Campsite Hazards, Where you meet the world.

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August 5, 2008

Once again real world affects the best intentions. I wanted to publish this last week, but was unable to get my laptop to talk to the hotels WIFI hookup! We survived a week long family reunion. We all met in Virginia and enjoyed a week staying in a cabin in the woods. There was no blood shed and we all still talking with each other; the kids even ate something other than chicken nuggets and everyone had fun visiting caves and the skyline drive and even a day in Washington DC.

But while on vacation, we all wanted to go tubing down the Shenandoah river. However, when we got to the river, we found many signs telling us due to the low water and lack of rain that there was an intestinal bug in the river that if ingested could cause “explosive” diarrhea. Well, I don’t know about you, but, when you combine the words explosive and diarrhea, you make me scared! But it made me start thinking of what we face when we step out of the camper or tent and how to ease some of the common problems around the campsite. Come with me while I take a walk around a typical campsite and see what pitfalls await!

The biggest problem my family has (mainly because we are looking one way and walking another too often) is tripping over things, or running into them. One of the head bangers we have problems with is the awning. We either run into the support arms or the ropes and stakes. Other friends with hybrids and slides’ problem is running into the beds or slide outs. We have found that one way to avoid this problem is to place some form of wind chimes or wind spinners from the arms or ends, small bright ribbons on the ropes helps too. Padding the edges of slides and other projections from the camper with pipe foam or water noodles can save many head wounds around camp! Also be aware that, if a storm is coming up, to please put your awning away or it could be a danger to you and your family or even other campsites!

And a similar problem is the camp clothesline, often we put one up to dry towels or clothes in the summer. But a 1/4 inch line in the dark is pretty much invisible. Leave a few clothes or towels on it at night or hang some glow sticks or glow bracelets from it, or better yet take it down when you aren’t using it!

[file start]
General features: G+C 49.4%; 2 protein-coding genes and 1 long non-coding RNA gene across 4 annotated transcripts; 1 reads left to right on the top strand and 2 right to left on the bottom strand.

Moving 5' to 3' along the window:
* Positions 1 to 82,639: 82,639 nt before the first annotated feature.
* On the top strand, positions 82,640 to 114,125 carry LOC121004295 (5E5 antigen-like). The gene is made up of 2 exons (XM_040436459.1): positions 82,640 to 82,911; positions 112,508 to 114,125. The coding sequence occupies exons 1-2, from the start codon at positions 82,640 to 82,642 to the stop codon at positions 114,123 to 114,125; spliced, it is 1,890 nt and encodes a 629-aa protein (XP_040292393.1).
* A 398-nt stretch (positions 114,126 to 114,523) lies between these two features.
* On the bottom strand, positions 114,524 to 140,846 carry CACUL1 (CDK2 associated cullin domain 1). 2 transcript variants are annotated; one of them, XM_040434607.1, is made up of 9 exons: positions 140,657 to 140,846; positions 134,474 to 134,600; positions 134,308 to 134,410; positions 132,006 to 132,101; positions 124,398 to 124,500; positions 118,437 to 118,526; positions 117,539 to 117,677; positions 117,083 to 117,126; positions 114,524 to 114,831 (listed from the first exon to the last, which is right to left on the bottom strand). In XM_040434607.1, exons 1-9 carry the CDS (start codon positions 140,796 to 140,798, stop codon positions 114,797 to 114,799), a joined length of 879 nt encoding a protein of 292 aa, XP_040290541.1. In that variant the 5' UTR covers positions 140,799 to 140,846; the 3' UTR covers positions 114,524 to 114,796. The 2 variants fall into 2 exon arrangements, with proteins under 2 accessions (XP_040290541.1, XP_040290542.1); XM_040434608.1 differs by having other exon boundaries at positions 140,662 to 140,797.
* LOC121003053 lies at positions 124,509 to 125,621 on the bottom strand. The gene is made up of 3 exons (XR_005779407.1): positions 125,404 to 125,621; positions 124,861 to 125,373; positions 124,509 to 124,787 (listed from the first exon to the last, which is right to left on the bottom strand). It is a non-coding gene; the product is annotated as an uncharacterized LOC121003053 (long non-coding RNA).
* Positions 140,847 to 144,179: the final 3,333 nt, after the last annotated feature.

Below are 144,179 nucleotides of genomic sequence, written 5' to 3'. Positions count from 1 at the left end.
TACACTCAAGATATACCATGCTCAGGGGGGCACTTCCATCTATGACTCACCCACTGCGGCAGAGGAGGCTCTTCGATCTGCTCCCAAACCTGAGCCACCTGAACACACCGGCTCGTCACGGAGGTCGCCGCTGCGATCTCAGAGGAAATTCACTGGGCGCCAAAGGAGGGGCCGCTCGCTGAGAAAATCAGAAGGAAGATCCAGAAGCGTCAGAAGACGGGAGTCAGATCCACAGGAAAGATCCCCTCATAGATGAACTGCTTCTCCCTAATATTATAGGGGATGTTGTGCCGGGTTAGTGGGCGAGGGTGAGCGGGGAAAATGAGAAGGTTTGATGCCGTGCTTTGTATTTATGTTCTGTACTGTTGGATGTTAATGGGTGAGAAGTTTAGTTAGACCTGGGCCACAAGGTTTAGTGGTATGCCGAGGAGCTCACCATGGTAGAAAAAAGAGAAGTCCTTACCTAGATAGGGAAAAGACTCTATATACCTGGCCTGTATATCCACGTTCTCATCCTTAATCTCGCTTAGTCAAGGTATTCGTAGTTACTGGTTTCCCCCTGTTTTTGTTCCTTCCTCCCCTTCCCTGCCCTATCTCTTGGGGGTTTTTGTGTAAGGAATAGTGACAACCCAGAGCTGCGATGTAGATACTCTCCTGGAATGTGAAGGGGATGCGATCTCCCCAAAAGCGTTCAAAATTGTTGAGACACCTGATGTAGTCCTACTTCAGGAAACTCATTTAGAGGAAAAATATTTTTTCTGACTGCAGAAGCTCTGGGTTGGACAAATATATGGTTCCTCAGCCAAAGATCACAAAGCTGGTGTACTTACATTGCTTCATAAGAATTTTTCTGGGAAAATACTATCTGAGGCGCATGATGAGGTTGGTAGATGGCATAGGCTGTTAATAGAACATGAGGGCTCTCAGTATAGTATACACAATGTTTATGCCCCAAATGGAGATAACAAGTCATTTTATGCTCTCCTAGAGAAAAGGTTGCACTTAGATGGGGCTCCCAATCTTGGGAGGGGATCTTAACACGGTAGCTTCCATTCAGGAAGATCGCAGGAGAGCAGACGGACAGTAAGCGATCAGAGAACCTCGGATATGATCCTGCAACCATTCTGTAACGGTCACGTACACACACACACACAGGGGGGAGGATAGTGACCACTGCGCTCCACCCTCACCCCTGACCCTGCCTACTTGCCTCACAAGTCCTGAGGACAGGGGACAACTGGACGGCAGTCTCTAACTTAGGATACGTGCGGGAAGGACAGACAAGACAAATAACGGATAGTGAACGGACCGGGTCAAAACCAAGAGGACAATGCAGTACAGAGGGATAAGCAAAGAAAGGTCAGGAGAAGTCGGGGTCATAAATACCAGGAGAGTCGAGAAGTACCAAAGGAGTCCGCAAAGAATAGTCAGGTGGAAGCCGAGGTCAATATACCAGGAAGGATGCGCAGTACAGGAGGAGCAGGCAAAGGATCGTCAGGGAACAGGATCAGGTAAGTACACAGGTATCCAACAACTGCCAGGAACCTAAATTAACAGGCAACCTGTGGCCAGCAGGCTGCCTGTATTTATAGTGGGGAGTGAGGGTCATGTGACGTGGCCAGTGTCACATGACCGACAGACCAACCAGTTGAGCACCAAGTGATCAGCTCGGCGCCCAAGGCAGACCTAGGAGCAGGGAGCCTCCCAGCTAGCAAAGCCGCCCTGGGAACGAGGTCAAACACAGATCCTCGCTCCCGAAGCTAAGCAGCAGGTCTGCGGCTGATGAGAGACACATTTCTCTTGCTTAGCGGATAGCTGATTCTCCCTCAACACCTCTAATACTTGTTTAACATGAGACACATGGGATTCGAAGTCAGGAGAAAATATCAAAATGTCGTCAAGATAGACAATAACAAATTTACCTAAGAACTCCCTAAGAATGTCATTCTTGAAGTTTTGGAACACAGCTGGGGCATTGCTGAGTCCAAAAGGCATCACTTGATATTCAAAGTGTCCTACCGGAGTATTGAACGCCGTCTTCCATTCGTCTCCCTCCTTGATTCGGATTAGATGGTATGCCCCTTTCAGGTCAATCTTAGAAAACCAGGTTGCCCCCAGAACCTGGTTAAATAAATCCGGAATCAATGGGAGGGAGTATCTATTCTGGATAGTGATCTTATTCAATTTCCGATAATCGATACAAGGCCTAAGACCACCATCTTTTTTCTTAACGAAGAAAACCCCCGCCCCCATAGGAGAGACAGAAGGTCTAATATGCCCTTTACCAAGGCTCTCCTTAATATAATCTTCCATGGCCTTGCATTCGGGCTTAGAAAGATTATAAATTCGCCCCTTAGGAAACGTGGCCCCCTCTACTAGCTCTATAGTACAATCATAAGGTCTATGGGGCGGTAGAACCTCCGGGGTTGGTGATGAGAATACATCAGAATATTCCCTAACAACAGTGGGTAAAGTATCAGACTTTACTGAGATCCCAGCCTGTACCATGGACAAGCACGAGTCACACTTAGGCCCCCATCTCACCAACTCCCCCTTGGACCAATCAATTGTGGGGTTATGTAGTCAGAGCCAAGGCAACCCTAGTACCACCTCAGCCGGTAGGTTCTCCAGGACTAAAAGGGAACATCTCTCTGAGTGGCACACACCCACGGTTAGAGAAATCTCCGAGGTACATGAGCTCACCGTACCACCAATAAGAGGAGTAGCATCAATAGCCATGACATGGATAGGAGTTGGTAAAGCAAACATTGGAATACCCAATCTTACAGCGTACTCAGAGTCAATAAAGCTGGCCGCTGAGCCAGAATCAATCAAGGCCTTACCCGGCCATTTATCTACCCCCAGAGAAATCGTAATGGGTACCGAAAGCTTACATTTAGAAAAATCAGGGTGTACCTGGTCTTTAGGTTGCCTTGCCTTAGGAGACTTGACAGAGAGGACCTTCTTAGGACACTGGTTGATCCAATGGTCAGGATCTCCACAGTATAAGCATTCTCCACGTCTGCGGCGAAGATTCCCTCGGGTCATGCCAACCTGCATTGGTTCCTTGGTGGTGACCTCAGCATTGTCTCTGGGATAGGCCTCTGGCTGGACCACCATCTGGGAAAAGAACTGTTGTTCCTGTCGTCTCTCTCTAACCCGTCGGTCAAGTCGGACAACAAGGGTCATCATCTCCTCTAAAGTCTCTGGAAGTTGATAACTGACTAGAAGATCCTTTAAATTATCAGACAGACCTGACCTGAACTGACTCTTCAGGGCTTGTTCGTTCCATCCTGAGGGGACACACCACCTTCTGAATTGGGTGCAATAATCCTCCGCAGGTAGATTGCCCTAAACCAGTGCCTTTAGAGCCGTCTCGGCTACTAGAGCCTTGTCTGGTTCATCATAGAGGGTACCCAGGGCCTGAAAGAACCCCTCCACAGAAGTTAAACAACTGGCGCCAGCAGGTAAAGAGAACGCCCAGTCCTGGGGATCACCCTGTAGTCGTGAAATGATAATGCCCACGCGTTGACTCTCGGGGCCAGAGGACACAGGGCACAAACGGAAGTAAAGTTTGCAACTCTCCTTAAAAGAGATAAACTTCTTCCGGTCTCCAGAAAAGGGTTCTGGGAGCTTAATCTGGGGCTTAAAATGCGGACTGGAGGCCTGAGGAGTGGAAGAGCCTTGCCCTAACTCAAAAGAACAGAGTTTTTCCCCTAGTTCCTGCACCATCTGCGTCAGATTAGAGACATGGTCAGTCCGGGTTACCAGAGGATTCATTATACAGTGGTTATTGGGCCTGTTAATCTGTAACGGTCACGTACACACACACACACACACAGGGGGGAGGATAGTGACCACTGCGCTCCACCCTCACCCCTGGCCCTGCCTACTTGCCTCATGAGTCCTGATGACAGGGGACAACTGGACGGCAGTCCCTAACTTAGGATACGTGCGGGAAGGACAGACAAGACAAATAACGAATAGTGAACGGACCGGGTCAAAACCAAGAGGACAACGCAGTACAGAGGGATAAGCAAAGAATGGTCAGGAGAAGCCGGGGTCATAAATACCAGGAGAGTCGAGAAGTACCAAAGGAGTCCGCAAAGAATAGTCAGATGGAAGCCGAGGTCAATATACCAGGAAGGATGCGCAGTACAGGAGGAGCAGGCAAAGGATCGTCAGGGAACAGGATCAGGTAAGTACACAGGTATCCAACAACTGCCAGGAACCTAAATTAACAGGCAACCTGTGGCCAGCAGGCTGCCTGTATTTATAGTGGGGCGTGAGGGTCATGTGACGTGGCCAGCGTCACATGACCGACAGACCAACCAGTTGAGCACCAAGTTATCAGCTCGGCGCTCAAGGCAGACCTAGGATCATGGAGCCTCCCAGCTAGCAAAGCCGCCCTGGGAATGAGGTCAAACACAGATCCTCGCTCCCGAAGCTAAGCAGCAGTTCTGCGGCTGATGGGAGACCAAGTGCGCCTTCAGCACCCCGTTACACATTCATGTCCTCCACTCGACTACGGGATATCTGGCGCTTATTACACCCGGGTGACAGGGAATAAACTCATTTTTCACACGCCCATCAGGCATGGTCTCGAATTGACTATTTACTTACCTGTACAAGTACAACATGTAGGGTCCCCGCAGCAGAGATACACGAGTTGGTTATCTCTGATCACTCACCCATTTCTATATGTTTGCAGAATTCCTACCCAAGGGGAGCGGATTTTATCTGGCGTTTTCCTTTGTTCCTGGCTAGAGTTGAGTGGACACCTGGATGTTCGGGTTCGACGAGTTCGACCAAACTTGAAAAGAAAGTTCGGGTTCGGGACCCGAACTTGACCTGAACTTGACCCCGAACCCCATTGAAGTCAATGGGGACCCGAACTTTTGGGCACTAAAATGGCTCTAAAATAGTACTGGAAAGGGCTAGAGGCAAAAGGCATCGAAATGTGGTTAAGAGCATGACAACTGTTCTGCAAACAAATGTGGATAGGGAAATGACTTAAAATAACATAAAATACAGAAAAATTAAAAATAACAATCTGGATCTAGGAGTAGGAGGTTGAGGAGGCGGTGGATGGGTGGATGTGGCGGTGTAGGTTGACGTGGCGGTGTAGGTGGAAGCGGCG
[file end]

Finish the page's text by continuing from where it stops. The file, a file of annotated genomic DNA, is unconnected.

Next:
Another common problem we experience and see is high steps into campers. Many campers have steps that are somewhat high; combine those with a less than level campsite, and you have a very efficient ankle turner! Check and see if your family can comfortably get in and out of the camper and if not, we take some large pieces of wood to make a step … sometimes they end up used as fire wood other times as steps. Others take plastic stools or wooden boxes.

One of the most common problems we see is people placing generators under the camper or slides and storing the fuel right beside them. Please store fuel (especially Gas!) in proper containers and make sure they are sealed and away from heat and open flames. Please watch the direction generator exhaust is pointed and how hot it is…backed against the propane tank or a tire is a bad idea! The same with fuel lanterns and outdoor stoves, they do a wonderful job for what they are meant to do but create a lot of heat and are a fire and burn hazard; think before you use them carelessly!

Finally, we notice that often the water and electric are on the same pedestal and that a leaking or dripping hose all weekend can lead to standing in a puddle of water to plug in or pull the plug on your camper. Carry a few extra hose gaskets and make sure you have a good water tight connection, and when plugging in or pulling the plug turn off the breaker for some added safety.

Your Obedient Servant,
Gary Smith, Jr.

Oh and a by the way, if you believe in positive thinking or prayer, we have made an offer on our own little piece of Heaven, 12 acres with a small house in the woods, Please wish us luck and send good thoughts our way!

Leave a Reply


  1. jeff

    you may already have the solution in your RV’s basement: unused leveling blocks or those “leggo”-like pads. the “leggos” have the added advantage of being configured any number of ways to suit the terrain.

  2. bob

    The wife got one at a junk store for $5.oo and it has adjustable sides so you can make it level by adjusting one side or the other and higher by adjusting both up. it is lite and stores very easy. she wouldnt be with out it. There are a lot of them out there in the Junk stores.

  3. Gary Smith, Jr.

    I love the idea of the exercise stepper and I am going to keep my eyes open at the yard sales and goodwill. Thanks for a great idea!

    Your Obedient Servant,
    Gary Smith, Jr.

  4. Timothy

    Good luck on youre piece of Heaven. Sounds like a perfect haven of rest to come to the fount of refilling. Maybe windows overlooking eastern peaks with seasonal snow would be refreshing to fuel up for the next time of spending out.
    Good Luck, Blessings

  5. Stan Garrison

    Reading your article about high camper steps, sometimes due to uneven ground,, What we use is a exercise stepper that we picked up at a garage sale. The type that consists of 3 to 4 removable layers. Depending on how uneven the ground is, we can add or remove a layer to make the step the proper height.